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Computer Algorithm Frees Texas Man but Exoneration Remains Elusive

Computer Algorithm Frees Texas Man but Exoneration Remains Elusive

Computer Algorithm Frees Texas Man but Exoneration Remains Elusive 1Last year the authorities freed Lydell Grant from a Texas jail after DNA evidence was revisited by new computer software. However, Grant is still battling to clear his name of a murder conviction almost a year later.

Grant was freed on bail after DNA in his case was examined by a software program, ABC News reported.

The analysis by a new software program of genetic evidence found on the victim’s fingernails pointed to Grant’s innocence in the fatal stabbing of Aaron Scheerhoorn in 2010.

The Harris County District Attorney’s Office arrested another suspect in the slaying. The authorities released Grant from prison after he served almost a decade of his life sentence for murder.

Eyewitness testimony played an important part in Grant’s conviction. Genetic material was also taken from the victim’s fingernails. It was a mixture of that of two people; the victim’s and an unknown male. A Houston police lab was unable to link the DNA to Grant.

ABC News noted the Innocence Project of Texas started investigating the case more than two years ago. It was referred to the Texas A&M School of Law, which partners with the Innocence Project of Texas.

The law students researched the case. They paid particular attention to the DNA report that highlighted the mixture of genetic materials in the sample from the victim’s fingernails. The Houston crime lab had analyzed the material using a traditional method which makes it difficult to separate and interpret the data of two samples. Flawed DNA analysis in these cases often convicts innocent people.

Mike Ware, the executive director of the Innocence Project of Texas, worked on the case with DNA expert Angie Ambers, an associate professor of forensic science at the University of New Haven in Connecticut, ABC News reported.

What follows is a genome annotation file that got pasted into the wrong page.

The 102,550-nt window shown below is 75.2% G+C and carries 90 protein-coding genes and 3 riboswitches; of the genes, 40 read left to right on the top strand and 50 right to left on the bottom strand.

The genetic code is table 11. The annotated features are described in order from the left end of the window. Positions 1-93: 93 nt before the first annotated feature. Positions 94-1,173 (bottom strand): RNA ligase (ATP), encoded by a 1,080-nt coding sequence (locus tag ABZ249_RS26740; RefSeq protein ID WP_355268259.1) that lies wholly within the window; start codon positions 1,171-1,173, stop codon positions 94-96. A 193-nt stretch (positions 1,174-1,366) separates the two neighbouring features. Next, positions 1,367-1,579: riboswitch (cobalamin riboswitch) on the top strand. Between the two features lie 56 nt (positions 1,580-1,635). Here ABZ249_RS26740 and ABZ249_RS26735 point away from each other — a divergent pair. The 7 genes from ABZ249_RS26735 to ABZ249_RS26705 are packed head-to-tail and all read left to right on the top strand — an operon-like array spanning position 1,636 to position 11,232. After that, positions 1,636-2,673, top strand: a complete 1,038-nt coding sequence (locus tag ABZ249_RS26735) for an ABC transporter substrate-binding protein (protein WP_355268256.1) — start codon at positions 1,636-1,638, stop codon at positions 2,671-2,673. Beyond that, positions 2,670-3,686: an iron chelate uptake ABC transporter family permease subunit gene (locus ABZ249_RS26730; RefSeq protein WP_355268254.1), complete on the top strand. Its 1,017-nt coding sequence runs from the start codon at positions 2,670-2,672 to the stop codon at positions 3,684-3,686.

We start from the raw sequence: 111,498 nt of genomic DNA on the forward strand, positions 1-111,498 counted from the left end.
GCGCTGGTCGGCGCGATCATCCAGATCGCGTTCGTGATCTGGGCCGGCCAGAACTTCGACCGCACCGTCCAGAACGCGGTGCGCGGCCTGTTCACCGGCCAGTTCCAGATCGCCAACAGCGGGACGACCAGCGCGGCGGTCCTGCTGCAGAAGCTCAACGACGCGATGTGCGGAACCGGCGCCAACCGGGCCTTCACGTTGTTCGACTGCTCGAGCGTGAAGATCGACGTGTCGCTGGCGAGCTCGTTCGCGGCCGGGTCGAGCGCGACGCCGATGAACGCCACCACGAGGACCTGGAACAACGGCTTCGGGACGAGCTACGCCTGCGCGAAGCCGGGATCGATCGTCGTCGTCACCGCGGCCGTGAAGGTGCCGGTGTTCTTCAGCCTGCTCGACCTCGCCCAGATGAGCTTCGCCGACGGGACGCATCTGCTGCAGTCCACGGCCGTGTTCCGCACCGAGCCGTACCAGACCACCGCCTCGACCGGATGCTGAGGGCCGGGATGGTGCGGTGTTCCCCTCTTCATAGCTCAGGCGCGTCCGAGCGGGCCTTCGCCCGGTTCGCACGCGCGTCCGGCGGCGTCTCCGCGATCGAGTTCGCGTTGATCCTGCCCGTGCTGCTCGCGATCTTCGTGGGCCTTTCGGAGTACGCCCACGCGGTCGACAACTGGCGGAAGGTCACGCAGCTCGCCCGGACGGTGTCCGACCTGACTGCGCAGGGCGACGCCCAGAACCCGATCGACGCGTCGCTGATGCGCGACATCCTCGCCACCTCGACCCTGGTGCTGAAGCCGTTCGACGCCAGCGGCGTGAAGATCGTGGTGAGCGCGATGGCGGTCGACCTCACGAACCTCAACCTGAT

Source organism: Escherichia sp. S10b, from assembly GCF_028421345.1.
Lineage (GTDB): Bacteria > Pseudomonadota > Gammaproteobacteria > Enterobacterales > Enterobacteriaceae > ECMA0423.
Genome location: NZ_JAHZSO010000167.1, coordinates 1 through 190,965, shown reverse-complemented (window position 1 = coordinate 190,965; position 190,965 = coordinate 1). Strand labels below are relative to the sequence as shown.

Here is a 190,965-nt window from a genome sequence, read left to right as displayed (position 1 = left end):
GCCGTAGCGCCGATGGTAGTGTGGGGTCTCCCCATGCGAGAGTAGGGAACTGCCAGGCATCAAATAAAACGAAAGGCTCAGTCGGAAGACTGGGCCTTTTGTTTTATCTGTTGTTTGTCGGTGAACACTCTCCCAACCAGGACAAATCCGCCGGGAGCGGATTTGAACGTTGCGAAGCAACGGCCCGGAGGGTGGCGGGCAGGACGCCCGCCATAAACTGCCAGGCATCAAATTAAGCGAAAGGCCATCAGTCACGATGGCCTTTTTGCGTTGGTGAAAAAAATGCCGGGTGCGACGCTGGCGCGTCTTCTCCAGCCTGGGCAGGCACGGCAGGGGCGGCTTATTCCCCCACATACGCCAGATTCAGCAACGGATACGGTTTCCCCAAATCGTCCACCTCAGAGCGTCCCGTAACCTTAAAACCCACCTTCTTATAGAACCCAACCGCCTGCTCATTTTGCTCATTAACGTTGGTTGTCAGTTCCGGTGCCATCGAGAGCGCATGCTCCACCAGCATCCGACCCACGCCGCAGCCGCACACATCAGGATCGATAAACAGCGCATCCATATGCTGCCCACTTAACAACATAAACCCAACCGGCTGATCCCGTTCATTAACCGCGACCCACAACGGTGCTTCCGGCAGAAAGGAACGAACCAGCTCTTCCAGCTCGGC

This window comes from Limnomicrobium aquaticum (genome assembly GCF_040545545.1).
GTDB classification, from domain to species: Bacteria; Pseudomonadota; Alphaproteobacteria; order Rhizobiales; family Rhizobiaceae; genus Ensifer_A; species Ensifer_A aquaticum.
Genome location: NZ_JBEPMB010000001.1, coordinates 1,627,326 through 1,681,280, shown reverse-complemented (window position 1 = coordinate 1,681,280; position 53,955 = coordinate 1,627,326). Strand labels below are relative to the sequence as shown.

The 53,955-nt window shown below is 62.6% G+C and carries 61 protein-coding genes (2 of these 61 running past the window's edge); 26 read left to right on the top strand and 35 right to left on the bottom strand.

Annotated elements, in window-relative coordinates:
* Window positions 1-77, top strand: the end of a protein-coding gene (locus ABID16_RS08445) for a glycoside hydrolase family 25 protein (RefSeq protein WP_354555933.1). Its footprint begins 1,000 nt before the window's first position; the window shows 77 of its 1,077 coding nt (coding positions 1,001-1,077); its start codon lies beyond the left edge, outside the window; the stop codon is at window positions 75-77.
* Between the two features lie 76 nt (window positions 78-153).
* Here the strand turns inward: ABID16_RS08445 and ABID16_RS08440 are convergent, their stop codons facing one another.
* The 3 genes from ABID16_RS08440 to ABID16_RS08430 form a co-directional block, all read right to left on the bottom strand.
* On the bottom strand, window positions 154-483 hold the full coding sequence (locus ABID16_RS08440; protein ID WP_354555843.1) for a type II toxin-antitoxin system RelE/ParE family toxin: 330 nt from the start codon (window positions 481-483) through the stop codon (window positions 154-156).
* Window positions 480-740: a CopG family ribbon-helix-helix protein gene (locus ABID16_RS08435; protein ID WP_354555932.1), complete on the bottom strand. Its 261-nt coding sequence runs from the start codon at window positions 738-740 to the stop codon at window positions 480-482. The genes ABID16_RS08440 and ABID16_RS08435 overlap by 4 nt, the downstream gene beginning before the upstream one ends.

Ambers worked with a type of DNA technology known as “probabilistic genotyping.”

“Years after Lydell Grant was convicted and sent to prison, there was a paradigm shift in how we interpreted DNA mixtures in criminal casework,. Rather than having a human DNA analyst interpret a mixture of DNA, computer software programs were developed to reduce the subjectivity in interpretation,” Ambers said.

The re-testing pointed to a hit on the FBI’s Combined DNA Index System that identified Jermarico Carter as the killer of Scheerhoorn. Harris County District Attorney Kim Ogg said Carter has admitted to the killing.

Despite the clear evidence of Grant’s innocence, Texas’ highest criminal court is stalling on his exoneration. In July, the Texas Court of Criminal Appeals demanded more information in the case.

The justices ruled that the case be remanded back to District Court, the District Court asked the district attorney’s office to get the six eyewitnesses who gave accounts at Grant’s trial to respond to his claims of innocence.

It asked that the District Court provides the TCCA with a picture of Jermarico Carter dated from the approximate time of the killing.

Grant is frustrated by the process. NBC News reported he must check in with his bail bondsman and is unable to get a job. He lives in fear that the police will pull him up for a minor infraction and return him to prison.

Ware said the algorithm-led DNA examination process has the potential to free thousands of innocent people who are locked up. He said there are probably as many as 5,000 to 6,000 wrongly convicted people in Texas prisons.

If you have been charged with a serious crime like murder, manslaughter or other violent crimes, it’s vital to hire experienced criminal defense lawyers who have worked on these cases in Texas. Please call us as soon as possible at (214) 720-9552.

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